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Second Act of Social-Media Activism

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Illustration by Maria Chimishkyan

Three months of quarantine taught us to live online, so it’s perhaps unsurprising that it was what we saw online that sent us back onto the streets. On May 25th, the circulation of video footage capturing George Floyd’s murder by four Minneapolis police officers quickly incited local protests. Three nights later, our feeds streamed with live images of protesters burning Minneapolis’s Third Police Precinct. In the course of June, uprisings expanded at unprecedented speed and scale—growing nationally and then internationally, leaving a series of now iconic images, videos, and exhortations in their wake. Every historic event has its ideal medium of documentation—the novel, the photograph, the television—and what we’re witnessing feels like an exceptionally “online” moment of social unrest.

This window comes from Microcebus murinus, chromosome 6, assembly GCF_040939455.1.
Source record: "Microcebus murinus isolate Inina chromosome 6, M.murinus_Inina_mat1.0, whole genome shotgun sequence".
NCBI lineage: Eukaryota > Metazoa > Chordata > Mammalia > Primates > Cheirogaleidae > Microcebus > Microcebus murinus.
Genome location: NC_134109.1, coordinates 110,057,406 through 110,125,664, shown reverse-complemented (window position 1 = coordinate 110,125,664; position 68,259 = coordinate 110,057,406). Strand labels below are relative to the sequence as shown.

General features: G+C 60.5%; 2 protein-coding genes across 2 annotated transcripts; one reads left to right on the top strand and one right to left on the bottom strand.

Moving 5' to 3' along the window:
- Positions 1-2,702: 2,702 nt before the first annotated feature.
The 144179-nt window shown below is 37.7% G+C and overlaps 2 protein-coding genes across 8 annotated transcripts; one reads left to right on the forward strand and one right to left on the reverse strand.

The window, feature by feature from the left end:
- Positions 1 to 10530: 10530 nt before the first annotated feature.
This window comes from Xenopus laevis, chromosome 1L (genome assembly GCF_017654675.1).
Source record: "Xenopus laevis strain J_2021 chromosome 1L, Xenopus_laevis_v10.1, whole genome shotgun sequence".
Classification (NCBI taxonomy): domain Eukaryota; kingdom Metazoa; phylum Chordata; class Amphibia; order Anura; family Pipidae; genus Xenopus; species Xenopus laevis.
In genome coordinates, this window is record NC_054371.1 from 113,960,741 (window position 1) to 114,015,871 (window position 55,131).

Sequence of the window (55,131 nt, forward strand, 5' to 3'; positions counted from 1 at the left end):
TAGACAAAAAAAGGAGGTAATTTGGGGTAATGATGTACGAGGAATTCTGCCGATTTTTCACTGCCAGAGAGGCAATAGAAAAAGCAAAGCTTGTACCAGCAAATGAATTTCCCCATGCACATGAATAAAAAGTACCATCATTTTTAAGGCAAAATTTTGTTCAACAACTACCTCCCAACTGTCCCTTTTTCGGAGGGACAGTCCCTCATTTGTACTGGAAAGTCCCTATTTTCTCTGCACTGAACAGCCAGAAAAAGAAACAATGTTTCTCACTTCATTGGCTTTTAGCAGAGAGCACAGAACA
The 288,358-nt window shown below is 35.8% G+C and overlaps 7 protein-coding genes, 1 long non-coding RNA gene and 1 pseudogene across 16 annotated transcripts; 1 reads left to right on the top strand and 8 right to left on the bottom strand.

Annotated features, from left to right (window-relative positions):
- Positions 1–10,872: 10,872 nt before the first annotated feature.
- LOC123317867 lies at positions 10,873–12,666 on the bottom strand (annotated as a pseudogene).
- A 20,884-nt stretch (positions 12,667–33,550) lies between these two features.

Indeed, the struggle in the public square has unfolded alongside a takeover of the virtual one. Amid cell-phone footage of protests and toppling statues, the Internet has been further inundated with what we might call activist media. Screenshots of bail-fund donations urging others to match continue to proliferate. Protest guides, generated from years of on-the-ground activist experience, are readily shared over Twitter and Instagram, telling readers how to blur faces in photographs or aid in de-arrests. There are e-mail and phone-call templates, pre-scripted and mass-circulated. Webinars about police abolition now constitute their own subgenre. And city-council meetings, which had already migrated to Zoom because of the pandemic, have come to host the hallowed activist tradition of town-hall agitation. (Well-timed appeals for the police department to “suck my dick,” it turns out, can be as effective online as off.) As some of June’s uprisings evolve into today’s encampments, the long revolutionary summer of 2020—made all the longer by quarantine—continues apace online.